Lady with two doves
As you can read in the most recent posts on this blog, these past few weeks I've been busy carving corbels for the Eusebius Tower. This tower of the Eusebius Church in Arnhem has been covered in scaffolds for several years already, mainly to replace large parts of Ettringer tuff from its outside walls with the more weather resistant Weiberner tuf. All of the sculptural parts are being replaced with Muschelkalk, a coarse German limestone with lots of pores. Because of its coarseness this type of stone matches well with the rough character of the original tuff, but it is however much more resistant to weathering. Over the years the soft brown parts will wash out, but the white parts will become ever lighter, and the inclusion of some dirt from the air will cause the sculpture stand out more clearly over time.
Two levels with architectural sculpture
There are large and small corbels on two levels of the tower: on scaffolding layer 20 (on 45 meters height) and on scaffolding layer 10 (on 23 meters height). At this latter level there are also many stone masks with grotesque heads . These masks have meanwhile already been copied by my colleague Stide. We both are now busy working on 10 South and 10 North, and the next one of those was this lady with two doves.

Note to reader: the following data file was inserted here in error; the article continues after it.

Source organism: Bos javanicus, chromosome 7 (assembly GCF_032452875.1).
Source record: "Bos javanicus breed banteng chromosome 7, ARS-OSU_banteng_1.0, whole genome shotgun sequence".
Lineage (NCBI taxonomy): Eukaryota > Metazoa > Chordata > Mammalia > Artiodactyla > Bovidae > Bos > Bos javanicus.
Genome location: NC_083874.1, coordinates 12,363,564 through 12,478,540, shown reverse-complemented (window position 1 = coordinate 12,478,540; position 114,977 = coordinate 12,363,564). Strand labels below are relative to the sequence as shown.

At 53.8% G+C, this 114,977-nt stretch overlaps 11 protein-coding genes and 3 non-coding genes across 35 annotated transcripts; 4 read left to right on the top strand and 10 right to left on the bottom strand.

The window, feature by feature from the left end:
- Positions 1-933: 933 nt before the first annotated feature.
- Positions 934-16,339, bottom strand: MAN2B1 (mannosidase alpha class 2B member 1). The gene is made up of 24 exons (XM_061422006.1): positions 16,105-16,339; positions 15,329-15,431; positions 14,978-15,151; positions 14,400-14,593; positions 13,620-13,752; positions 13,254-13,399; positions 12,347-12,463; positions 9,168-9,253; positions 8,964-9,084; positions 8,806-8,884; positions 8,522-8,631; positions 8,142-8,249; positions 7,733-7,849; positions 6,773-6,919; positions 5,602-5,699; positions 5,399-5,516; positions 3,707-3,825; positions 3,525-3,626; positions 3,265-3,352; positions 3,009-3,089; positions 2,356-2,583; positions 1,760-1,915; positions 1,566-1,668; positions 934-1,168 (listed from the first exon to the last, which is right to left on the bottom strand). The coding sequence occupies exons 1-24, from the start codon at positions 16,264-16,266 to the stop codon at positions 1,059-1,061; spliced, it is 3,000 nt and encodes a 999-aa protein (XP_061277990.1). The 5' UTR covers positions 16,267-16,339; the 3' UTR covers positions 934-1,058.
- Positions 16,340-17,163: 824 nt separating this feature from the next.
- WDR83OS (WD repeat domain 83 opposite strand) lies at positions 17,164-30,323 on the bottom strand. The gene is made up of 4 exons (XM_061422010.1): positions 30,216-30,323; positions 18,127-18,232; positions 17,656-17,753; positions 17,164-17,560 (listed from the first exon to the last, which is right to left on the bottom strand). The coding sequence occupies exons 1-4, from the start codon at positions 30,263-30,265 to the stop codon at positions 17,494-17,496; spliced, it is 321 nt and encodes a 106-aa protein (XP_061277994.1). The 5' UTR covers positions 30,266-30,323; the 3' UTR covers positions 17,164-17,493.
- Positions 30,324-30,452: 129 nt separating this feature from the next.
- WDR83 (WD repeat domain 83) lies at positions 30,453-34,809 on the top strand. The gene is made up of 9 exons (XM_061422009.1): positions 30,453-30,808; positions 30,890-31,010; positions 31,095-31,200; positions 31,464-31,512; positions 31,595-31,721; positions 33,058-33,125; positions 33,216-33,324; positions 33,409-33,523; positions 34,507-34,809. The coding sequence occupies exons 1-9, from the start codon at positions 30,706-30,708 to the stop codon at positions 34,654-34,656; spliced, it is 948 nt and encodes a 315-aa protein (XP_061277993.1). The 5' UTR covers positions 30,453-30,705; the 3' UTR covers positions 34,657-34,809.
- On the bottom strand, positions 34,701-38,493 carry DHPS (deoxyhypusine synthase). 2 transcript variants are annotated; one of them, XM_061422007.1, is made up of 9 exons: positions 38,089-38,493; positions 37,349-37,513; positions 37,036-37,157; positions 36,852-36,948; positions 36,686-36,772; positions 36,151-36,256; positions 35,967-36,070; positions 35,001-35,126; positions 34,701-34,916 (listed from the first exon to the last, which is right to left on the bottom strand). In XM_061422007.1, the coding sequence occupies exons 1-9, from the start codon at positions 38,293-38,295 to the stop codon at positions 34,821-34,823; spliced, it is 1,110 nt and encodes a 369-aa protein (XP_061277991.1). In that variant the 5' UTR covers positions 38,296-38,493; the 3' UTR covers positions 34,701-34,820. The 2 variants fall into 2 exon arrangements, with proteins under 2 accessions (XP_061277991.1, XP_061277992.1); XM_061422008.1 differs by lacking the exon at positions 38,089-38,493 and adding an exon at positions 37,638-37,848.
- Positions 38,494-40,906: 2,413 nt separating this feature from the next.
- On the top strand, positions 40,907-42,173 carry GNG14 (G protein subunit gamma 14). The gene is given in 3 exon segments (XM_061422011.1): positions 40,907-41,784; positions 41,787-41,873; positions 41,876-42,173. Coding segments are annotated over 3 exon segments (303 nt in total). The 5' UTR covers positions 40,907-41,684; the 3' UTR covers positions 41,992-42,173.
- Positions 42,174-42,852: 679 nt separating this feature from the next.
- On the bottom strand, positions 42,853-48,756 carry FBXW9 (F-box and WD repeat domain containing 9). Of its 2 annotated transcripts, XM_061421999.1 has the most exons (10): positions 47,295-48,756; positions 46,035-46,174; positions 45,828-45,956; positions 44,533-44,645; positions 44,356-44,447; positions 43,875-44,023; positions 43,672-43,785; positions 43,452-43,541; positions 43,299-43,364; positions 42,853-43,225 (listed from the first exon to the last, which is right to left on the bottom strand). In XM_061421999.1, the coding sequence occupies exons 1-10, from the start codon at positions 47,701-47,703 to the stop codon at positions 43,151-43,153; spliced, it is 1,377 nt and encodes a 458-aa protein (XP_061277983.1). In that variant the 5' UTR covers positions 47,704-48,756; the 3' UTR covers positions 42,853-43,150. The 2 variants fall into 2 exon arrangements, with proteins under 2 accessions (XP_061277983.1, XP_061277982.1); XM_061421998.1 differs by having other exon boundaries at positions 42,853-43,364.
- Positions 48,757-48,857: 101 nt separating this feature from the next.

As you can see in the picture of the blocks above, the stone is delivered to me after it has already been worked on. The stonemasons have already carved the profiles, and the part that will sit inside the wall is roughened up, so that the mortar will properly adhere to it. A mere slick surface will not offer enough grip for the mortar to adhere onto. On the lower part of the corbel, another round profile can be seen. Strictly speaking, this would be stone masonry, but this time it was left to me. After I've carved that neatly to size, I can start carving the actual sculpture. Usually I start with a template profile of the head and trace that onto the stone. From there I can start measuring the remaining parts of the head and carve those into the new stone.
I usually measure a lot of this with compasses, but with blocks like these, the place of the main components can be found faster and easier with a transparent film. Parts such as the doves and the hands almost entirely fall within one convex surface. On this transparent film I can quickly trace the outlines with a marker pen and then transfer this back to the stone. To see how this works in practice, it is best to read the following blog post about this: ten tips 2: from design to stone.